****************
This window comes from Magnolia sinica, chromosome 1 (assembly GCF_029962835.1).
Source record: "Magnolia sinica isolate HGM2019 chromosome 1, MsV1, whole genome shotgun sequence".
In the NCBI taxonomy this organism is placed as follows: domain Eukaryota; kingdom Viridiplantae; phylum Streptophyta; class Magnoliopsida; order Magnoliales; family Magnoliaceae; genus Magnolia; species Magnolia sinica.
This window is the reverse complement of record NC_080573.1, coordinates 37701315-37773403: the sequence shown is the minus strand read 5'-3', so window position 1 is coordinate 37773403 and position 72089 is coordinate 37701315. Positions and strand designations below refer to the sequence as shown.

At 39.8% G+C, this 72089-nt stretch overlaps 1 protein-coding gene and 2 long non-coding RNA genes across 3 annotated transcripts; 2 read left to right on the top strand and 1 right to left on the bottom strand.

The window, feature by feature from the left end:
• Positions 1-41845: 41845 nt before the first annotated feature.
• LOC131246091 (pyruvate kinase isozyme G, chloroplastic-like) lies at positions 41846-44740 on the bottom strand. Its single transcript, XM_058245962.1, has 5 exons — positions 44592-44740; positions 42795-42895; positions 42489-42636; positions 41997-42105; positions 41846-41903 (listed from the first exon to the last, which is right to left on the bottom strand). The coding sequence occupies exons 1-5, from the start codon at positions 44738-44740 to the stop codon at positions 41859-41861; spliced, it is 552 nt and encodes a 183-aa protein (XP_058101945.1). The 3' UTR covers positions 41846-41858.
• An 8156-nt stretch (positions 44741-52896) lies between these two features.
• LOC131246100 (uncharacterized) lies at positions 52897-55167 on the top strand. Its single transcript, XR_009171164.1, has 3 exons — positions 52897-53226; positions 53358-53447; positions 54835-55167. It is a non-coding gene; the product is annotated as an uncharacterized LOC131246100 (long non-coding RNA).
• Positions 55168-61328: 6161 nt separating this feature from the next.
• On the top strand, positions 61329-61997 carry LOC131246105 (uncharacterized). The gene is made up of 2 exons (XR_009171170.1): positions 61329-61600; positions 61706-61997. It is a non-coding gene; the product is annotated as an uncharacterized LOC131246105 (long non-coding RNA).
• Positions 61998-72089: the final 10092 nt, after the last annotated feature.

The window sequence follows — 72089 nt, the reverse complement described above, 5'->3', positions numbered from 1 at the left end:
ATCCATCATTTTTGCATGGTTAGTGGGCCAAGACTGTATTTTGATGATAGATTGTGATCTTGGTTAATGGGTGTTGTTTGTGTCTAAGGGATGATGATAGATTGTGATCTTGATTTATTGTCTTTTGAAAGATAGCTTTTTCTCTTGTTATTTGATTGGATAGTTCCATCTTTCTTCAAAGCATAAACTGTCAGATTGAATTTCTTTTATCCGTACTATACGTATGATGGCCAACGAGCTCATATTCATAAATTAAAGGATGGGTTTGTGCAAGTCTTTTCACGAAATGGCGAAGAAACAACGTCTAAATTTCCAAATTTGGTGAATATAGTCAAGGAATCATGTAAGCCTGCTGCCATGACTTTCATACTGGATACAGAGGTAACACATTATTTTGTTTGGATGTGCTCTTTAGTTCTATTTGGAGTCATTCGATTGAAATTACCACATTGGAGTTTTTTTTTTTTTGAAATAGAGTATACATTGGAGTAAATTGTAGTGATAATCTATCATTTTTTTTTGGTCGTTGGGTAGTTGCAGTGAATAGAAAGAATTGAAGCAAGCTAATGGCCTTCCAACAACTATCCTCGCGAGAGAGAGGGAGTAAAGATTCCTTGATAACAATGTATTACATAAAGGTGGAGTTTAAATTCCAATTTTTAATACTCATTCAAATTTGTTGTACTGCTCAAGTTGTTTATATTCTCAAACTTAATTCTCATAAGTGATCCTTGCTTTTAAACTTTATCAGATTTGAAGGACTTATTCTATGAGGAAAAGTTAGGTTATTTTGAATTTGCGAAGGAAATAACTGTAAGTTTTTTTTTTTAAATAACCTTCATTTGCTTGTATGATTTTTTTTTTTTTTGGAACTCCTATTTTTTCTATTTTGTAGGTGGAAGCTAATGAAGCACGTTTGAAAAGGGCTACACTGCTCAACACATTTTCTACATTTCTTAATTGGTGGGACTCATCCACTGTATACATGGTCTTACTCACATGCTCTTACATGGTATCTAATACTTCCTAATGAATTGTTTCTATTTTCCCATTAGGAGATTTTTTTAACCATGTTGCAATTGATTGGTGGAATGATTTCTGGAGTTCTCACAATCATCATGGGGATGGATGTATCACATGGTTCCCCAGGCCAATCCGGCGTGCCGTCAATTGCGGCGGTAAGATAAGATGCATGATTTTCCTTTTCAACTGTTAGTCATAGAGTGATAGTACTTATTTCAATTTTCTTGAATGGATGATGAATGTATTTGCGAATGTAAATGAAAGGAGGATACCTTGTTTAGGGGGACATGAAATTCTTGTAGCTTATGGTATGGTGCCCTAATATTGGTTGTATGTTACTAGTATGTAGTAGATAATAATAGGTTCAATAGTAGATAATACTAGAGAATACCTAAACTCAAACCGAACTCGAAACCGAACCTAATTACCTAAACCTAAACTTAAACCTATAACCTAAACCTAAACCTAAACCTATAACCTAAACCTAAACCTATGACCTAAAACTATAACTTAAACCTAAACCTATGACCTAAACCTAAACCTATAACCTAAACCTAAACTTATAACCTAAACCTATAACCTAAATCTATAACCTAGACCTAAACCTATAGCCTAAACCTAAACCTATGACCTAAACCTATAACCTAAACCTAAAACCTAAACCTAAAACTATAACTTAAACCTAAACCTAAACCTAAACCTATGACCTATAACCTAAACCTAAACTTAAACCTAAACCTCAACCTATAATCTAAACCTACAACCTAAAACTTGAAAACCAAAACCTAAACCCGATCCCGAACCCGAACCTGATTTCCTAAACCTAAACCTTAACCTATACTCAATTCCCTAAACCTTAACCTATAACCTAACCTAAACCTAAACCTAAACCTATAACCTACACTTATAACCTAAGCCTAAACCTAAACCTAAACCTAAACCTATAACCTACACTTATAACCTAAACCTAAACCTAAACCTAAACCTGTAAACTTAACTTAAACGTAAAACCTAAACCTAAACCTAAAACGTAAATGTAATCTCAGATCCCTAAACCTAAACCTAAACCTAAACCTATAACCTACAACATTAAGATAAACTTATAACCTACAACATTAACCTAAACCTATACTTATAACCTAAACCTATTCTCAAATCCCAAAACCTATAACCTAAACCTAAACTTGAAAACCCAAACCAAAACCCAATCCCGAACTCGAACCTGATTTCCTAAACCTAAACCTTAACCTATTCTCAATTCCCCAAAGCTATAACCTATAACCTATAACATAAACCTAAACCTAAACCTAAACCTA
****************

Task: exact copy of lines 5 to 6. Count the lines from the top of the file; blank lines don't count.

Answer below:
At 39.8% G+C, this 72089-nt stretch overlaps 1 protein-coding gene and 2 long non-coding RNA genes across 3 annotated transcripts; 2 read left to right on the top strand and 1 right to left on the bottom strand.

The window, feature by feature from the left end: